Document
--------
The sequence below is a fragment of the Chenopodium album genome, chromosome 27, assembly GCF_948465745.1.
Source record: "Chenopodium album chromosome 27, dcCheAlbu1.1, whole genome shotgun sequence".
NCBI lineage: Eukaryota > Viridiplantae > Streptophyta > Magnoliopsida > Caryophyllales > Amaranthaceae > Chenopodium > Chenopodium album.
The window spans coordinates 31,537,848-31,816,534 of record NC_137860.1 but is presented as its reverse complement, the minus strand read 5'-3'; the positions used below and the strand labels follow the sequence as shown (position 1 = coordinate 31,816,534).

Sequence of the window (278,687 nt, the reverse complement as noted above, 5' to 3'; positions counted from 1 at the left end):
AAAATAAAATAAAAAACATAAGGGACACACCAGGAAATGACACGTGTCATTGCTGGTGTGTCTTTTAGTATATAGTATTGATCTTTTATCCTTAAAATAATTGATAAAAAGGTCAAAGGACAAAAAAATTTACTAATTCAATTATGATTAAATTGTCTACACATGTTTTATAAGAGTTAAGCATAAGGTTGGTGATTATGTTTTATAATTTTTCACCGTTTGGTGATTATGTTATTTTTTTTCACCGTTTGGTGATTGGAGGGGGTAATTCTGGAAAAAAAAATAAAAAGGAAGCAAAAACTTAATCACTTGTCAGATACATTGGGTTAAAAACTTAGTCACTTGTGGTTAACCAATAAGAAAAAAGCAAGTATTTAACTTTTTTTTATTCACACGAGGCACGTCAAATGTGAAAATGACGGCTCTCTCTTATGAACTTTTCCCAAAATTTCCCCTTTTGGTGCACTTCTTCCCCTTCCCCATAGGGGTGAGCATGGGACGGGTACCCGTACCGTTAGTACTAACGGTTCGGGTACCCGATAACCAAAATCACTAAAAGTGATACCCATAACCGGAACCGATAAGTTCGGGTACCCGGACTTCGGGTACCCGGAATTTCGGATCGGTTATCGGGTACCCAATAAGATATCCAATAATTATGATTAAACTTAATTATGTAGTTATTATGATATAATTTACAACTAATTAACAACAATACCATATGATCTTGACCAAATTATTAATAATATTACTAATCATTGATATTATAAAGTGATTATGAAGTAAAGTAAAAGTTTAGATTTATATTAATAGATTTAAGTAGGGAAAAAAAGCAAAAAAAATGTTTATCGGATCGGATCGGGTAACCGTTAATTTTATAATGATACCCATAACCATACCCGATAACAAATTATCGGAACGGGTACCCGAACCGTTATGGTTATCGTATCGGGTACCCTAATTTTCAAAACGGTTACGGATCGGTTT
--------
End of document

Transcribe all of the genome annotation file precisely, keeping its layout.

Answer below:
The sequence below is a fragment of the Chenopodium album genome, chromosome 27, assembly GCF_948465745.1.
Source record: "Chenopodium album chromosome 27, dcCheAlbu1.1, whole genome shotgun sequence".
NCBI lineage: Eukaryota > Viridiplantae > Streptophyta > Magnoliopsida > Caryophyllales > Amaranthaceae > Chenopodium > Chenopodium album.
The window spans coordinates 31,537,848-31,816,534 of record NC_137860.1 but is presented as its reverse complement, the minus strand read 5'-3'; the positions used below and the strand labels follow the sequence as shown (position 1 = coordinate 31,816,534).

Sequence of the window (278,687 nt, the reverse complement as noted above, 5' to 3'; positions counted from 1 at the left end):
AAAATAAAATAAAAAACATAAGGGACACACCAGGAAATGACACGTGTCATTGCTGGTGTGTCTTTTAGTATATAGTATTGATCTTTTATCCTTAAAATAATTGATAAAAAGGTCAAAGGACAAAAAAATTTACTAATTCAATTATGATTAAATTGTCTACACATGTTTTATAAGAGTTAAGCATAAGGTTGGTGATTATGTTTTATAATTTTTCACCGTTTGGTGATTATGTTATTTTTTTTCACCGTTTGGTGATTGGAGGGGGTAATTCTGGAAAAAAAAATAAAAAGGAAGCAAAAACTTAATCACTTGTCAGATACATTGGGTTAAAAACTTAGTCACTTGTGGTTAACCAATAAGAAAAAAGCAAGTATTTAACTTTTTTTTATTCACACGAGGCACGTCAAATGTGAAAATGACGGCTCTCTCTTATGAACTTTTCCCAAAATTTCCCCTTTTGGTGCACTTCTTCCCCTTCCCCATAGGGGTGAGCATGGGACGGGTACCCGTACCGTTAGTACTAACGGTTCGGGTACCCGATAACCAAAATCACTAAAAGTGATACCCATAACCGGAACCGATAAGTTCGGGTACCCGGACTTCGGGTACCCGGAATTTCGGATCGGTTATCGGGTACCCAATAAGATATCCAATAATTATGATTAAACTTAATTATGTAGTTATTATGATATAATTTACAACTAATTAACAACAATACCATATGATCTTGACCAAATTATTAATAATATTACTAATCATTGATATTATAAAGTGATTATGAAGTAAAGTAAAAGTTTAGATTTATATTAATAGATTTAAGTAGGGAAAAAAAGCAAAAAAAATGTTTATCGGATCGGATCGGGTAACCGTTAATTTTATAATGATACCCATAACCATACCCGATAACAAATTATCGGAACGGGTACCCGAACCGTTATGGTTATCGTATCGGGTACCCTAATTTTCAAAACGGTTACGGATCGGTTT